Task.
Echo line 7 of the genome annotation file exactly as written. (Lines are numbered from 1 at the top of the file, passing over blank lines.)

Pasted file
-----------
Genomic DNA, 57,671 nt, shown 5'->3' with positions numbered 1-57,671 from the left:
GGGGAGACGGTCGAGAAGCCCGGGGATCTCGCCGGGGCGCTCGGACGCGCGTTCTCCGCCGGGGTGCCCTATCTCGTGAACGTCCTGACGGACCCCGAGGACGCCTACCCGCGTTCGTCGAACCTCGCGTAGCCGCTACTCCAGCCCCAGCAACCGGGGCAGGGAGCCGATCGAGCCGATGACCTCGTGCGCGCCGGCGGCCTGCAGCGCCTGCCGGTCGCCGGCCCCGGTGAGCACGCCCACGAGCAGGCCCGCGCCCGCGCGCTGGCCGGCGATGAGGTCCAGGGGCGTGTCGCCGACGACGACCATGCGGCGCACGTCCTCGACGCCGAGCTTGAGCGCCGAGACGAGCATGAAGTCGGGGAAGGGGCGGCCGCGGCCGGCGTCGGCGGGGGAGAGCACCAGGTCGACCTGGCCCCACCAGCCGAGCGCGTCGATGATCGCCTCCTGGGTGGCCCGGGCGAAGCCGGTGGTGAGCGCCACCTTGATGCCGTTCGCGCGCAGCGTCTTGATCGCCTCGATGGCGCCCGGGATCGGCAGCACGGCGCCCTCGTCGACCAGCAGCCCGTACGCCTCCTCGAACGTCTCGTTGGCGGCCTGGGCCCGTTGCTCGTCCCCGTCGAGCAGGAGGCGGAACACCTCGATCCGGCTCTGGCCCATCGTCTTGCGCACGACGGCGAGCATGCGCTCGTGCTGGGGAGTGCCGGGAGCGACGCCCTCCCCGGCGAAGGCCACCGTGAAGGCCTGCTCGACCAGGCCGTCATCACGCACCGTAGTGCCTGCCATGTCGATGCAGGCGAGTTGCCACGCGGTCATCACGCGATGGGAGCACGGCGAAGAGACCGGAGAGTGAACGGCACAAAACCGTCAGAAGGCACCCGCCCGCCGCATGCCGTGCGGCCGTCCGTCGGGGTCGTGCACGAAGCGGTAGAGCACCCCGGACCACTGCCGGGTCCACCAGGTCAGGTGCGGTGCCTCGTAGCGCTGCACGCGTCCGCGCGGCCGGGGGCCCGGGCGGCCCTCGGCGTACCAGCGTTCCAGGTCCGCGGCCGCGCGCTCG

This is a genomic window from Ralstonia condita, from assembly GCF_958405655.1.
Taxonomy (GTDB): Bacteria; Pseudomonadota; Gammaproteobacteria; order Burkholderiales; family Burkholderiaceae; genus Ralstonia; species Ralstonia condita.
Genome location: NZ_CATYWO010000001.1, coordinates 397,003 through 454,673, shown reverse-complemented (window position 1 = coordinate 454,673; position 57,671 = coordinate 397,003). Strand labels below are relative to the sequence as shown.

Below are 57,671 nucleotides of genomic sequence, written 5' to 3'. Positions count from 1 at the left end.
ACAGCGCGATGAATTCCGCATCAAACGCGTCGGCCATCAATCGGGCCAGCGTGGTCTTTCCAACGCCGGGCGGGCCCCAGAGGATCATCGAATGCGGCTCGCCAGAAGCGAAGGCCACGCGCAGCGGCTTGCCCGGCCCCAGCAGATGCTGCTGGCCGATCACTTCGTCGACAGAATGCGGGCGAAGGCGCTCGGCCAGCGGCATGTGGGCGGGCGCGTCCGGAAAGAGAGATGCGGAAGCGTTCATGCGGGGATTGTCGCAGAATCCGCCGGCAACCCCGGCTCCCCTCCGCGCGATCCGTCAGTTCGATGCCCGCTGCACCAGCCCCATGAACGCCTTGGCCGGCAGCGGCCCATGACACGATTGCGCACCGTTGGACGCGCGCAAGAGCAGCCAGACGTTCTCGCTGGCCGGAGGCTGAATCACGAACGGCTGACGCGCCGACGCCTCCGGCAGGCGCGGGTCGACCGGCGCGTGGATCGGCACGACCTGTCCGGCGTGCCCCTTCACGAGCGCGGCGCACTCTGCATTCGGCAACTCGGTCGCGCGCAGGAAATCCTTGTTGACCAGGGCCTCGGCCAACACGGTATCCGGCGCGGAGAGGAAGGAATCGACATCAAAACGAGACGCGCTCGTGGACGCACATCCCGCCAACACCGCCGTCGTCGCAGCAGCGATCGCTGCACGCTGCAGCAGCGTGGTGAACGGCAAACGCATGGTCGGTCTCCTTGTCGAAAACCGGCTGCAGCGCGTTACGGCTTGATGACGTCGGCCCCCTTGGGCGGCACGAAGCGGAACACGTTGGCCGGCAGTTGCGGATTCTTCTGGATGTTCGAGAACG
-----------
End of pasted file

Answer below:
ACAGCGCGATGAATTCCGCATCAAACGCGTCGGCCATCAATCGGGCCAGCGTGGTCTTTCCAACGCCGGGCGGGCCCCAGAGGATCATCGAATGCGGCTCGCCAGAAGCGAAGGCCACGCGCAGCGGCTTGCCCGGCCCCAGCAGATGCTGCTGGCCGATCACTTCGTCGACAGAATGCGGGCGAAGGCGCTCGGCCAGCGGCATGTGGGCGGGCGCGTCCGGAAAGAGAGATGCGGAAGCGTTCATGCGGGGATTGTCGCAGAATCCGCCGGCAACCCCGGCTCCCCTCCGCGCGATCCGTCAGTTCGATGCCCGCTGCACCAGCCCCATGAACGCCTTGGCCGGCAGCGGCCCATGACACGATTGCGCACCGTTGGACGCGCGCAAGAGCAGCCAGACGTTCTCGCTGGCCGGAGGCTGAATCACGAACGGCTGACGCGCCGACGCCTCCGGCAGGCGCGGGTCGACCGGCGCGTGGATCGGCACGACCTGTCCGGCGTGCCCCTTCACGAGCGCGGCGCACTCTGCATTCGGCAACTCGGTCGCGCGCAGGAAATCCTTGTTGACCAGGGCCTCGGCCAACACGGTATCCGGCGCGGAGAGGAAGGAATCGACATCAAAACGAGACGCGCTCGTGGACGCACATCCCGCCAACACCGCCGTCGTCGCAGCAGCGATCGCTGCACGCTGCAGCAGCGTGGTGAACGGCAAACGCATGGTCGGTCTCCTTGTCGAAAACCGGCTGCAGCGCGTTACGGCTTGATGACGTCGGCCCCCTTGGGCGGCACGAAGCGGAACACGTTGGCCGGCAGTTGCGGATTCTTCTGGATGTTCGAGAACG